This column appeared in the Arizona Daily Sun in October 2004.

Polling the public about the all-time greats

By Ed Odeven

When you least expect it, the following question comes up at barber shops, barbecue joints, bars, ballgames — name a place, and it’s probably been discussed there.

Who is your favorite football player ever?

This is a question I posed to some three dozen people by e-mail in recent days. But I didn’t just want to know why Joe Jock is someone’s favorite player. Having an inquisitive mind, I also wanted to know why a player became someone’s favorite.

Individuals young and old submitted their answers. Here’s a sampling of the best replies.

“My favorite player (is) Johnny Unitas because he was a talented gambler who had an uncanny sense how the defense was playing him and he took advantage of their lapses. Never saw any other QB do it exactly like him,” writes Bill Gallo, a longtime cartoonist/sports columnist for the New York Daily News.

Sean Bennett, a friend who resides in Texas, also chose a quarterback.

“I know this sounds very convenient, but it used to be (Joe) Montana and now it’s Tom Brady,” Bennett writes. “It’s because he exudes (confidence) naturally and will out-effort all the traits I work so hard to master.

“He’s confident, never rattles under pressure, a consistent performer and extremely bright to the point where the coaches all say he’s like having another coach (on the field).

“I want to be Tom Brady.”

Others, like Lori Haro, an Arizonan who lives in the San Francisco Bay Area, put ex-Sun Devil/Cardinal/Army solider Pat Tillman at the top of their list.

“I loved to watch him because he played with such great passion and intensity, leading him to surpass most expectations set of him. In football and in life,” Haro decides.

Montana State radio announcer Kris Atteberry selected the late Walter Payton.

“He always seemed to be having so much fun and he played the game the proper way,” Atteberry insists. “(His was) the only jersey of a real player that I ever wore, even as a kid.”

The man whom many considered the greatest lacrosse player of the 20th century, gets the nod from Cormac Gordon, a columnist for the Staten Island (N.Y.) Advance.

“The most astounding football player I ever saw was Jim Brown, who was 20 pounds heavier and three times faster than the best linebacker of his day, and who literally could not be stopped once he got going.”

Dave Ord, a Tucsonan, put his two cents in for a legendary Native American athlete.

“My selection is Jim Thorpe,” Ord writes. “I never watched him play. In fact, he died nine years before I was born. But believe me, he is the one person I would like to have seen play.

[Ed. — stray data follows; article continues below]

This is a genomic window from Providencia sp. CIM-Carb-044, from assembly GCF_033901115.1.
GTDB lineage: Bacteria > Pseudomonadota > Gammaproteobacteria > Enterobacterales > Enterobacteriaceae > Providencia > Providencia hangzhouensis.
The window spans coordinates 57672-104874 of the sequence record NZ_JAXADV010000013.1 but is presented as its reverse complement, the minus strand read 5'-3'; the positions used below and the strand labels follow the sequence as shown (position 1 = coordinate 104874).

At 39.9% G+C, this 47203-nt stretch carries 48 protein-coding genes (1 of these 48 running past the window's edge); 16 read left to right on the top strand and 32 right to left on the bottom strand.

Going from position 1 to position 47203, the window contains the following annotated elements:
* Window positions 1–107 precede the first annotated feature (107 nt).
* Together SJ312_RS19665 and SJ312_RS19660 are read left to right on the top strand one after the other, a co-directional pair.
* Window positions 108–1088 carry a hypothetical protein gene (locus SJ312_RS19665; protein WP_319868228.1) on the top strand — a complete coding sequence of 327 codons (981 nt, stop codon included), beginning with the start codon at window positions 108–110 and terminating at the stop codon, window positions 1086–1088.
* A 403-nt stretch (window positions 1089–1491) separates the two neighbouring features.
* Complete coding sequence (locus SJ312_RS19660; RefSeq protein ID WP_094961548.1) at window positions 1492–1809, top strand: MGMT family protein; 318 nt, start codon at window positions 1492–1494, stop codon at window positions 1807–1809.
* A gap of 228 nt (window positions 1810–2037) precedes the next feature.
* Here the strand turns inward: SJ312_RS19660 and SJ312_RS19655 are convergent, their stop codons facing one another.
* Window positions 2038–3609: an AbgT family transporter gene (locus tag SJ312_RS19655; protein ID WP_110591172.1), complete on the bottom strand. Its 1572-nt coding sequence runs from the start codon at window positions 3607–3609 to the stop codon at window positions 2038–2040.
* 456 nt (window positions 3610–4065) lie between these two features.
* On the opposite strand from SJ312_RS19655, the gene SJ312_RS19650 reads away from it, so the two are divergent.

“He won a national college title with Carlisle Indian School. He lead the Canton Bulldogs to unofficial titles three times between 1916 and 1919. He was the first president of the precursor to the NFL, the American Professional Football Association, in 1920.

“It wasn’t the titles nor the astronomical numbers that make him my top gridiron great. It’s the stories that were told about the man who was called everything from ‘the greatest athlete in the world’ to ‘America’s greatest football player of the half-century’ to ‘the most outstanding athlete of the 20th century.’

“For instance, I once read he often demonstrated his kicking prowess during halftimes by place-kicking field goals from the 50-yard line, then turning and drop-kicking the ball through the opposite goal post.

“I was equally impressed by the fact that the chronicles of the day talked of him as a ‘gentleman’ or ‘sportsman.’ Thorpe’s Native-American name was Wa-Tho-Huk, which means ‘Bright Path.’ To me, a bright path is what he left for the endless line of athletes who followed and will follow in his footsteps.”

Another old-timer is George Vecsey’s choice as his favorite footballer.

“When I was nine or 10, my father brought home a book by Sid Luckman, the old QB of the Chicago Bears,” reveals Vecsey, a sports columnist for The New York Times. “It was probably a very ordinary biography but I read it and came to love the Bears, although we lived in NYC. He was a Brooklyn guy who went to Columbia — sounded like a lot of people I knew, except he wore No. 42 and played QB for the Bears.

“One year when Luckman was finishing up as the third-string QB behind (Johnny) Lujack and (Bobby) Layne, the Bears played the Yankees in Yankee Stadium, and my father got me a ticket, and late in the first half George Halas put Luckman in for a series, and the old guy threw some passes and the N.Y. crowd cheered him.

“So he’s my favorite player of all time, and I still get a thrill when I see the Bears’ uniforms, although I couldn’t tell you their QB today.”

Though he never won a Super Bowl — he lost four straight, in fact, as the field general of the Buffalo Bills in the 1990s — Jim Kelly is still a favorite to many, including Bill Walsh, who spends lots of time fishing in Mexico.

“Jim Kelly was smart, resourceful, tough and dedicated to the game,” Walsh writes. “But most of all because he gave back to the community more than he took away.”

My choices:

Wesley Walker, the ex-N.Y. Jet was blind in one eye but that never stopped him from becoming a great wide receiver — he made 438 receptions, two Pro Bowl appearances and 71 career receiving TDs in a distinguished NFL career).

Mike Singletary, the ex-Chicago Bear. The omnipresent middle linebacker made the Pro Bowl in each of the last 10 years of his 12-year career. That’s greatness.